Collaborative meetings are scheduled at the convenience of the team, unlike court events. As issues or questions arise, the parties may gather information between sessions, discuss issues with the coach or review proposals with the financial specialist. In the collaborative process, the parties exchange what information they desire, as opposed to litigation, in which Rule 1.25-A requires certain mandatory disclosures, including a substantial production of monthly, quarterly and year-to-date business financial statements and tax returns, personal bank statements, credit card statements, employee benefit information and the like. The fact-based and constructive approach taken in collaborative meetings allows the parties to express and hear concerns (especially with the help of the coach) then make decisions based on the realities confronted by each, and to construct agreements together with ideas and assistance from the entire team. When respectfully and rationally resolving their own disputes, parties can agree to something that a court may not be inclined to order, such as a longer payment duration with a lower interest rate for a property settlement that must be paid over time, increased alimony in lieu of a greater share of property, variable parenting schedule or other terms. In other words, the parties hold the keys to their own freedom from the dispute and, in many ways, can design the agreement as they wish. Parties are more satisfied with settlements that they design than litigated outcomes over which they have no control.
All team participants must sign an agreement to participate in the process openly, honestly and in good faith and all involved professionals are disqualified from participation in any future litigation. This is unique to collaborative law and is a powerful motivating force to stay with the process once it is started. The collaborative team works together, in a series of private meetings and entirely outside of the court process, to explore the issues and ideas for settlement proposed by either party. The number of meetings necessary to resolve a case varies, but most are resolved in four to eight such sessions. How quickly a case can be resolved depends upon the motivation of each party. However, parties who resolve their disputes are more satisfied with the outcome and less likely to return to court for subsequent litigation of the involved issues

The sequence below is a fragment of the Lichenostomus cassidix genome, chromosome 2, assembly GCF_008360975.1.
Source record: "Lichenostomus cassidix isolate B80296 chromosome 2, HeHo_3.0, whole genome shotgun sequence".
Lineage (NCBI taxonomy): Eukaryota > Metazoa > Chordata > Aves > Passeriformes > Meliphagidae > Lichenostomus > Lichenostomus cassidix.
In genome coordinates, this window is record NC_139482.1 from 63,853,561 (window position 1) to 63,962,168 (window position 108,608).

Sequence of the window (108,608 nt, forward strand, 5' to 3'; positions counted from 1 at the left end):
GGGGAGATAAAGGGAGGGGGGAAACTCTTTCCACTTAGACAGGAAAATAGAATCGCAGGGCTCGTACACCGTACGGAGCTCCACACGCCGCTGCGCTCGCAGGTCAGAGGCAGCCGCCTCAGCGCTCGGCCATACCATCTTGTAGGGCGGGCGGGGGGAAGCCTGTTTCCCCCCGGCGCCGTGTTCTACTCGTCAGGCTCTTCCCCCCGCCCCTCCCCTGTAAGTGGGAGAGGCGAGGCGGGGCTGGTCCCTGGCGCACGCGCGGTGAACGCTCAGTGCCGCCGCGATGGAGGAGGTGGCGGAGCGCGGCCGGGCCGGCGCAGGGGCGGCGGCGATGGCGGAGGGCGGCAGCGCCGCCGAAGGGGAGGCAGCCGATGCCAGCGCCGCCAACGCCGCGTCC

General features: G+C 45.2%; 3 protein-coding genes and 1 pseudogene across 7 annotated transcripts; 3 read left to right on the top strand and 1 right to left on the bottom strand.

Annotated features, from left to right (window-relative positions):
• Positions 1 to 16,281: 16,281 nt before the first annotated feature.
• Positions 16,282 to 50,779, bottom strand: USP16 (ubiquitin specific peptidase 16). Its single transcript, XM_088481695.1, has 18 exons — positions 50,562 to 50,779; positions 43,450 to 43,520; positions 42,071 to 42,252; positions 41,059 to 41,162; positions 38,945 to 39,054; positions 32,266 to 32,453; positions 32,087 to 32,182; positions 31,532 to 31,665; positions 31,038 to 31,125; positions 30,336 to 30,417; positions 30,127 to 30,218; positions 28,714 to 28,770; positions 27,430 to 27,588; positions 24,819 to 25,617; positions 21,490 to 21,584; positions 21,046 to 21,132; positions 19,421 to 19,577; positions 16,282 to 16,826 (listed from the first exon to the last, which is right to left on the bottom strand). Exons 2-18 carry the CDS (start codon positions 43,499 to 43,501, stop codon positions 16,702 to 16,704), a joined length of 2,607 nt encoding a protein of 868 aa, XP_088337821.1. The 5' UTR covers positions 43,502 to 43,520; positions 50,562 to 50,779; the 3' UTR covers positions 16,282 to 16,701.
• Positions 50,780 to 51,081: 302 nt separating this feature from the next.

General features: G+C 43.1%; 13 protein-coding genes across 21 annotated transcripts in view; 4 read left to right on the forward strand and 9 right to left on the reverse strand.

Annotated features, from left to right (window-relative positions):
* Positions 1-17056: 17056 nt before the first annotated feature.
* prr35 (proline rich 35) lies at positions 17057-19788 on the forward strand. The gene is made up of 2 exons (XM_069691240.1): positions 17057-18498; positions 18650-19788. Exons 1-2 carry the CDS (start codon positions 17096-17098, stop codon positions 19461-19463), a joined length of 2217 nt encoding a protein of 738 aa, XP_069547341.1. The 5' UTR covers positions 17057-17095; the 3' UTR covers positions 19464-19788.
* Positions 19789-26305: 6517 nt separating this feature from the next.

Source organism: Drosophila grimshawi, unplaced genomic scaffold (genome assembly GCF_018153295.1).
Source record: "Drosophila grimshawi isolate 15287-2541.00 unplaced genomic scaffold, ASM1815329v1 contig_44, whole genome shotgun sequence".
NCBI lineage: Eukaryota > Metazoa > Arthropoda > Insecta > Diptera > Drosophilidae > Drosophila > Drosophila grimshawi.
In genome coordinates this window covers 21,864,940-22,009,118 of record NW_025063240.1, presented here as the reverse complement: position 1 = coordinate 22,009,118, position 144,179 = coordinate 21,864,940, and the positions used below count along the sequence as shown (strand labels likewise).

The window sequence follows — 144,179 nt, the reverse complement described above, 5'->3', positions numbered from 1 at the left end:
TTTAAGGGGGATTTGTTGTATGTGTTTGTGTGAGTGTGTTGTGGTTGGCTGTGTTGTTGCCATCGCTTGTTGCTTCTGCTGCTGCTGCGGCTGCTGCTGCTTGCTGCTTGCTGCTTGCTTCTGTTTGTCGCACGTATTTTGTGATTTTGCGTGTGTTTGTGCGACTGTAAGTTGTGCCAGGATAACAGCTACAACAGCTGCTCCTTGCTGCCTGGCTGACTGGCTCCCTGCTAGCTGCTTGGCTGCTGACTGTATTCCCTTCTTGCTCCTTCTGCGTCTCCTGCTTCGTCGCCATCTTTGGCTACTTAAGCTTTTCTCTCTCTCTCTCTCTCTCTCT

Collaborative law offers a cooperative, dignified and often quick resolution that protects business owners from often-raised concerns about adjudication of cases in the court system. The public nature, voluminous and repeated production of documents, duration, acrimony and expense of family litigation are serious concerns for business owners. The inability to control the process, location, timeframe and outcome are less than desirable. Harm to personal or business reputation, release of sensitive or proprietary information or diminished performance at work during the case may result from prolonged or particularly hostile proceedings. In this era of judicial branch budget cuts and staff reductions, the average litigated divorce now takes approximately two years, from the date of the first filing to the final decree. Collaborative cases are significantly less expensive and time consuming than such cases. Many are resolved in a matter of months.
The collaborative approach allows the parties to control the resolution of their personal affairs. The parties choose the involved professionals. Personal information, financial documents and confidential information remains private. Only basic settlement documentation is filed with the court. Parties can even waive their appearance at a final uncontested hearing, so they will likely never appear in court relating to their divorce. Collaborative law offers a private and dignified way to resolve family issues as well as an opportunity to reach cost-effective and creative agreements that suit the parties’ needs.
To learn more about collaborative law visit the International Academy of Collaborative Professionals at www.collaborativepractice.com or Collaborative Law Alliance of New Hampshire at www.collaborativelawnh.org.
Margaret R. Kerouac is a director in the Litigation Department at the law firm of McLane, Graf, Raulerson & Middleton, Professional Association. She can be reached at email@example.com or (603) 628-1330. The McLane Law Firm is the largest full-service law firm in the state of New Hampshire, with offices in Concord, Manchester and Portsmouth as well as Woburn, Massachusetts.